Top officials at the College of the Holy Cross, Massachusetts, have rebuked a local bishop’s comments disparaging transgender people, saying the bishop was “deeply hurtful and offensive.”
In a message to the campus community, Margaret Freije, Holy Cross’ provost and dean, and Michele Murray, the vice president for student affairs and dean of students, described comments by Worcester’s Bishop Robert McManus as “deeply hurtful and offensive to many members of our community.” The school is located in Worcester.
Earlier this week, Bondings 2.0 reported on those comments made while McManus addressed a healthcare conference held at Holy Cross. He claimed then that transgender identities are “rooted in unsupportable science” and are more akin to the heresy of Gnosticism.
The administrators’ message also included the full text of a letter to the editor penned by Holy Cross’ president, Fr. Philip Boroughs, S.J., which criticized the Telegram & Gazette for failing “to follow recommended guidelines on covering LGBTQ communities as outlined in the GLAAD Media Reference Guide, a guide that has informed the style guides of most credible news outlets including the Associated Press, Reuters and the New York Times.” Boroughs also said that the newspaper offered an “inaccurate depiction of Prof. K.J. Rawson and his scholarship. The article reduces Prof. Rawson’s scholarly work to his lived identity,” without mentioning anything about his scholarly achievements and professional success.
McManus, who refused an invitation to attend Holy Cross’ commencement this year, responded to Freije’s and Murray’s comments. He told the Telegram & Gazette that if people at Holy Cross found his comments offensive, “then perhaps the college should present clearly what Catholicism teaches regarding Christian anthropology and human sexuality.”
But LGBTQ Catholic advocates pushed back against the bishop’s position. Dominican Sr. Luisa Derouen, who has accompanied more than 250 transgender people in twenty-plus years of ministry with that community, told the Telegram & Gazette:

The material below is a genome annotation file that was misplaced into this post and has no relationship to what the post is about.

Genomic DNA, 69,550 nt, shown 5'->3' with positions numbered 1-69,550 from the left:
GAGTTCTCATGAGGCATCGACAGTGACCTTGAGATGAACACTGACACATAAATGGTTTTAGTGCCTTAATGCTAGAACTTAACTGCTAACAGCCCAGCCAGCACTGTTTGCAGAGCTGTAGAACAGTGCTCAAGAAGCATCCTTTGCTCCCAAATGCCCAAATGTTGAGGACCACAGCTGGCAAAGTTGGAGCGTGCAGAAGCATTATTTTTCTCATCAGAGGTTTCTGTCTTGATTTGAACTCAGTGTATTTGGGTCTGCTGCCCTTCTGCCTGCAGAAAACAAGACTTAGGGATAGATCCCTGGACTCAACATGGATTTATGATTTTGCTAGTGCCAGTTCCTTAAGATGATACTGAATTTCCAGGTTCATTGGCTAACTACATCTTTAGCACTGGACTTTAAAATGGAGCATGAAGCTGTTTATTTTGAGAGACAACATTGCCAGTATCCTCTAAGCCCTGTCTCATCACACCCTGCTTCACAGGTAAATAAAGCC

“‘I do not recognize the people I know from Bishop McManus’ description of them. The reality of transgender people is far more complex than is reflected in his talk. . .
“‘What I have witnessed many, many times is that as long as transgender people struggle to conform to be the person everyone else tells them they are, they suffer depression, self-hatred, self-destructive behaviors, physical and emotional sickness and alienation from God. . .
“‘When they finally claim their True Self, I witness the gifts of the Spirit in them: peace, joy, compassion, courage and forgiveness. . .They no longer hate themselves and are able to give and receive love from others. Always, (without) exception, their relationship with God is much closer than before transition.'”
Jesuit Fr. James Martin, said while he appreciated McManus’ call for every person to be respected, being transgender is “a complicated phenomenon that the world at large is still struggling to understand.” This reality is “all the more reason for the church to listen carefully to the experiences of trans people, including trans youth and their parents,” as well as experts in medicine and psychology who “are learning more about the transgender experience every day.”
Guy Turcotte, writing a letter to the editor in the Telegram & Gazette, said “the long echo through time of the Inquisition’s cruel fanaticism” can be heard in McManus’ comments. Turcotte added, “Where has Bishop McManus made a place for love, dignity, and compassion? What is Catholic Identity without them?”
In Bondings 2.0’s first report on this incident, I noted the clear difference in leadership between Bishop McManus and Fr. Boroughs, who has positioned himself firmly on the side of LGBTQ people. This new development reveals a further divide between trans-negative bishops and their fellow Catholics who deal not in syllogisms but in lived experience. Deans Freije and Murray, like Sr. Luisa, are responding from the communities with whom they interact and to whom they are accountable. Being trans supportive naturally flows from such a posture. I suggested in the first report that McManus call Holy Cross’ president as first step to listening and learning more about the complexities of gender identity. Let me add to his call sheet these three courageous women who reveal precisely what Catholic identity is all about.
—Robert Shine, New Ways Ministry, May 22, 2019